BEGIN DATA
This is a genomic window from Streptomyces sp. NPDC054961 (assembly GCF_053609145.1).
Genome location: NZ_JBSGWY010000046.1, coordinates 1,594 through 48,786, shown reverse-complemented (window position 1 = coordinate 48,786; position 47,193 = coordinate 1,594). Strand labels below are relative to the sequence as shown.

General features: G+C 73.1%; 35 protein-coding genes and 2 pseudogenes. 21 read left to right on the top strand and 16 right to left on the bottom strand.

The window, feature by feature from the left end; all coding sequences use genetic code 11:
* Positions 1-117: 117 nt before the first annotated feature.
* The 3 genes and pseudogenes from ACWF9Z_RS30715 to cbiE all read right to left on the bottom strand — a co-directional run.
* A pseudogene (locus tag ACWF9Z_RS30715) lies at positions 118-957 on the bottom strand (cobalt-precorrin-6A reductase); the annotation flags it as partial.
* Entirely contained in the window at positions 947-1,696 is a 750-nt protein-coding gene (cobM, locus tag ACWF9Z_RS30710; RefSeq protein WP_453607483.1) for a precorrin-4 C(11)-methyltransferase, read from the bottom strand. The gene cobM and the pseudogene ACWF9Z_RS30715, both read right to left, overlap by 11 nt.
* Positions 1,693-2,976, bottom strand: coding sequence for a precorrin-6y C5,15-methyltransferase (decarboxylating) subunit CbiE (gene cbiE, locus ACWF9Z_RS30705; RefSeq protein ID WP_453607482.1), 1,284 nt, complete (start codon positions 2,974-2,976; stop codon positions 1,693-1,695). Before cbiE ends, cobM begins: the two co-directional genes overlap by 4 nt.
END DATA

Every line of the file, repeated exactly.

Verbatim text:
This is a genomic window from Streptomyces sp. NPDC054961 (assembly GCF_053609145.1).
Genome location: NZ_JBSGWY010000046.1, coordinates 1,594 through 48,786, shown reverse-complemented (window position 1 = coordinate 48,786; position 47,193 = coordinate 1,594). Strand labels below are relative to the sequence as shown.

General features: G+C 73.1%; 35 protein-coding genes and 2 pseudogenes. 21 read left to right on the top strand and 16 right to left on the bottom strand.

The window, feature by feature from the left end; all coding sequences use genetic code 11:
* Positions 1-117: 117 nt before the first annotated feature.
* The 3 genes and pseudogenes from ACWF9Z_RS30715 to cbiE all read right to left on the bottom strand — a co-directional run.
* A pseudogene (locus tag ACWF9Z_RS30715) lies at positions 118-957 on the bottom strand (cobalt-precorrin-6A reductase); the annotation flags it as partial.
* Entirely contained in the window at positions 947-1,696 is a 750-nt protein-coding gene (cobM, locus tag ACWF9Z_RS30710; RefSeq protein WP_453607483.1) for a precorrin-4 C(11)-methyltransferase, read from the bottom strand. The gene cobM and the pseudogene ACWF9Z_RS30715, both read right to left, overlap by 11 nt.
* Positions 1,693-2,976, bottom strand: coding sequence for a precorrin-6y C5,15-methyltransferase (decarboxylating) subunit CbiE (gene cbiE, locus ACWF9Z_RS30705; RefSeq protein ID WP_453607482.1), 1,284 nt, complete (start codon positions 2,974-2,976; stop codon positions 1,693-1,695). Before cbiE ends, cobM begins: the two co-directional genes overlap by 4 nt.